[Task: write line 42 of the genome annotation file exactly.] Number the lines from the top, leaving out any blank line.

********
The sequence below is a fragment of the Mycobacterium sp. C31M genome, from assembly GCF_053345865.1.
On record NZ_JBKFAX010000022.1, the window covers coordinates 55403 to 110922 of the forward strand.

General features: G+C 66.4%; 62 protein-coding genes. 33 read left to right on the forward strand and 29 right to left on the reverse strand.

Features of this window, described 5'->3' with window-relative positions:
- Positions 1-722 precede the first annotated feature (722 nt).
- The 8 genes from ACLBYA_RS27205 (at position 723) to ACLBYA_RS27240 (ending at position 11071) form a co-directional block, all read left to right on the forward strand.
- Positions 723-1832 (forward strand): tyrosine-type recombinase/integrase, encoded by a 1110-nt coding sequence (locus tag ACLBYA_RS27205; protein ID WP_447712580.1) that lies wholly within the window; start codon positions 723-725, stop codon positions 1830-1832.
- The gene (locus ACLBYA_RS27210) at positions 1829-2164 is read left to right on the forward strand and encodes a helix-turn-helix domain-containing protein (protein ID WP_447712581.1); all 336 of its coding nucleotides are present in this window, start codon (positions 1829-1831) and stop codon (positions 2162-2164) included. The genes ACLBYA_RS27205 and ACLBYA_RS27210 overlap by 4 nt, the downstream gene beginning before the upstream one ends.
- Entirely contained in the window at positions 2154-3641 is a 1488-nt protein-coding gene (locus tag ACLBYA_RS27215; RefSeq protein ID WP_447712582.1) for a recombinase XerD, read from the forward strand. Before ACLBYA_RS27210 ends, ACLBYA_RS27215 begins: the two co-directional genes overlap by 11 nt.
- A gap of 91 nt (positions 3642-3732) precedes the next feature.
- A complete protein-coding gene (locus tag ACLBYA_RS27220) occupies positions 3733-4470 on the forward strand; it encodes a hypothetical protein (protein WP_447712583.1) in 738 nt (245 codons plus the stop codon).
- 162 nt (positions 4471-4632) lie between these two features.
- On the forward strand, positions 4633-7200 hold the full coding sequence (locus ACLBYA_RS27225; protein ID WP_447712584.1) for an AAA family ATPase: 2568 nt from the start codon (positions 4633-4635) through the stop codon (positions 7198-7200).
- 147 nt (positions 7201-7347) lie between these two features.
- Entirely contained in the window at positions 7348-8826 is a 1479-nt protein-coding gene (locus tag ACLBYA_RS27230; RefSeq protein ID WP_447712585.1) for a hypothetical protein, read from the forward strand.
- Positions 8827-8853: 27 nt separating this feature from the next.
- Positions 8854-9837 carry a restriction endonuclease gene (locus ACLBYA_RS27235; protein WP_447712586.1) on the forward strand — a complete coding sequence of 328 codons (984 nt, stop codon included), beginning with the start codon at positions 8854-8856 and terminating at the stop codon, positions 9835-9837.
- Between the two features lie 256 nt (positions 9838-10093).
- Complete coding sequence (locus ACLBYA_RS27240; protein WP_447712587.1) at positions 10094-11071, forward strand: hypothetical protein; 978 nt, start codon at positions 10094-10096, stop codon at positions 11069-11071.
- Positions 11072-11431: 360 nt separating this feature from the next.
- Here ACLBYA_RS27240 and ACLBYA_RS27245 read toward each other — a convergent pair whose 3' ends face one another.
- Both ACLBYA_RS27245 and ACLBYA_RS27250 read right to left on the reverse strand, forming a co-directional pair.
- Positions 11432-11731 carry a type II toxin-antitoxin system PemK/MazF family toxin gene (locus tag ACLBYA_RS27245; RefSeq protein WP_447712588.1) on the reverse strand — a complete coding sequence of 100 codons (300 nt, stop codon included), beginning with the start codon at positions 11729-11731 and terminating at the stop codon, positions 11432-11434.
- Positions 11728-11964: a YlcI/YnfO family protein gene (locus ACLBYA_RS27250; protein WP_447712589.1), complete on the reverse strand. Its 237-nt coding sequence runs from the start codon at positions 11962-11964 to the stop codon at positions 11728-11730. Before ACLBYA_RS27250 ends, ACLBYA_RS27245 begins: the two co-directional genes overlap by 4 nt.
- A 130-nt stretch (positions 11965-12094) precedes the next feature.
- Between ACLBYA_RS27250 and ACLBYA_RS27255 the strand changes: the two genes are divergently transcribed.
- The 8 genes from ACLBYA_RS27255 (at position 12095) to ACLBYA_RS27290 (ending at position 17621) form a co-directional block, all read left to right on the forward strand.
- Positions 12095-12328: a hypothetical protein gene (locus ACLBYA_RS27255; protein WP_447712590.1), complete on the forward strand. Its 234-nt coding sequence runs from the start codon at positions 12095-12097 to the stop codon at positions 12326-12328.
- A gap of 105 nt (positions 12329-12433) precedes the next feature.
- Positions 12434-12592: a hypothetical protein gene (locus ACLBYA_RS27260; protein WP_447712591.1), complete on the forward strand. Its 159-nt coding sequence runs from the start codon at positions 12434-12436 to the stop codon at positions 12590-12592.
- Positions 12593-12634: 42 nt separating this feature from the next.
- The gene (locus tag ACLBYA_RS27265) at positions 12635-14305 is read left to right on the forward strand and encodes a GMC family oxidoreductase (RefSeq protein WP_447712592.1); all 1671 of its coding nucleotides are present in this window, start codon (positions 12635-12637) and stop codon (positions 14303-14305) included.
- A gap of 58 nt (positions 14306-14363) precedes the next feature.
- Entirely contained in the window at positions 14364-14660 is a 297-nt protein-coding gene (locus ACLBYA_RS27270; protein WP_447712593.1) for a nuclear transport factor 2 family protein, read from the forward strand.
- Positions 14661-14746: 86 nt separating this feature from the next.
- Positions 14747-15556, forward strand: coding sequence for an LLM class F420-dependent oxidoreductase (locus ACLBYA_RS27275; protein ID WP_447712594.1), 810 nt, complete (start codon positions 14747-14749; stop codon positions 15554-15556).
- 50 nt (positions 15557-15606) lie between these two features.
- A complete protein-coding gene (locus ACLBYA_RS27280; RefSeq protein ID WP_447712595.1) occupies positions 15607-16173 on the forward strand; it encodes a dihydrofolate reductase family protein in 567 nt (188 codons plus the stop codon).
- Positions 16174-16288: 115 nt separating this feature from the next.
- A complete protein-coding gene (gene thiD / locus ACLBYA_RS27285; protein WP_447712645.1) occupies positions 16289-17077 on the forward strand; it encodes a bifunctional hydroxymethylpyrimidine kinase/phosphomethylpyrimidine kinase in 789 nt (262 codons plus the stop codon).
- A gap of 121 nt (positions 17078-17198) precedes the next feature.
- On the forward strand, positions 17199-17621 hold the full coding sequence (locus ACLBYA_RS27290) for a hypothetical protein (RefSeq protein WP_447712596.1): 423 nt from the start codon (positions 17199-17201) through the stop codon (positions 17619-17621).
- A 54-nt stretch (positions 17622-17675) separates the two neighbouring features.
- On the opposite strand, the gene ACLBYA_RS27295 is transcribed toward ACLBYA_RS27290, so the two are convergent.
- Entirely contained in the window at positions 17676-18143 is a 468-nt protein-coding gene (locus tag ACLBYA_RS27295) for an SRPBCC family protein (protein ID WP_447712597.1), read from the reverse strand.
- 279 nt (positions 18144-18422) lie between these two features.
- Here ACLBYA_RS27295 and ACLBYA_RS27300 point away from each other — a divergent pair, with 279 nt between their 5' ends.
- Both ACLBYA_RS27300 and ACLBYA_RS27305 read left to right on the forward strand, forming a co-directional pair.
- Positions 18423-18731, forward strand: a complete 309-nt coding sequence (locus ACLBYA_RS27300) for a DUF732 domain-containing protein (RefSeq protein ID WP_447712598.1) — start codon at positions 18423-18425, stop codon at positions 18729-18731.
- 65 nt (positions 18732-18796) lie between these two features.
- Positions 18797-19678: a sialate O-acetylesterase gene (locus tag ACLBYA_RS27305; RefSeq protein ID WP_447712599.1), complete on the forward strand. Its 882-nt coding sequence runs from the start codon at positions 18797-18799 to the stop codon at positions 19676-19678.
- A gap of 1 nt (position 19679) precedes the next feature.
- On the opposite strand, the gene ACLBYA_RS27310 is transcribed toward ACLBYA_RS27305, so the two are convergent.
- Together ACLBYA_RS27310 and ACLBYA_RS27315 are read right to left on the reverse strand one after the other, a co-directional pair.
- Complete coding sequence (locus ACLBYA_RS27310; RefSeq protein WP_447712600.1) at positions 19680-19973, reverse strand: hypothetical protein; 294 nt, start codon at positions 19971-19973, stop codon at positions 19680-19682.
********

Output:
- On the forward strand, positions 17199-17621 hold the full coding sequence (locus ACLBYA_RS27290) for a hypothetical protein (RefSeq protein WP_447712596.1): 423 nt from the start codon (positions 17199-17201) through the stop codon (positions 17619-17621).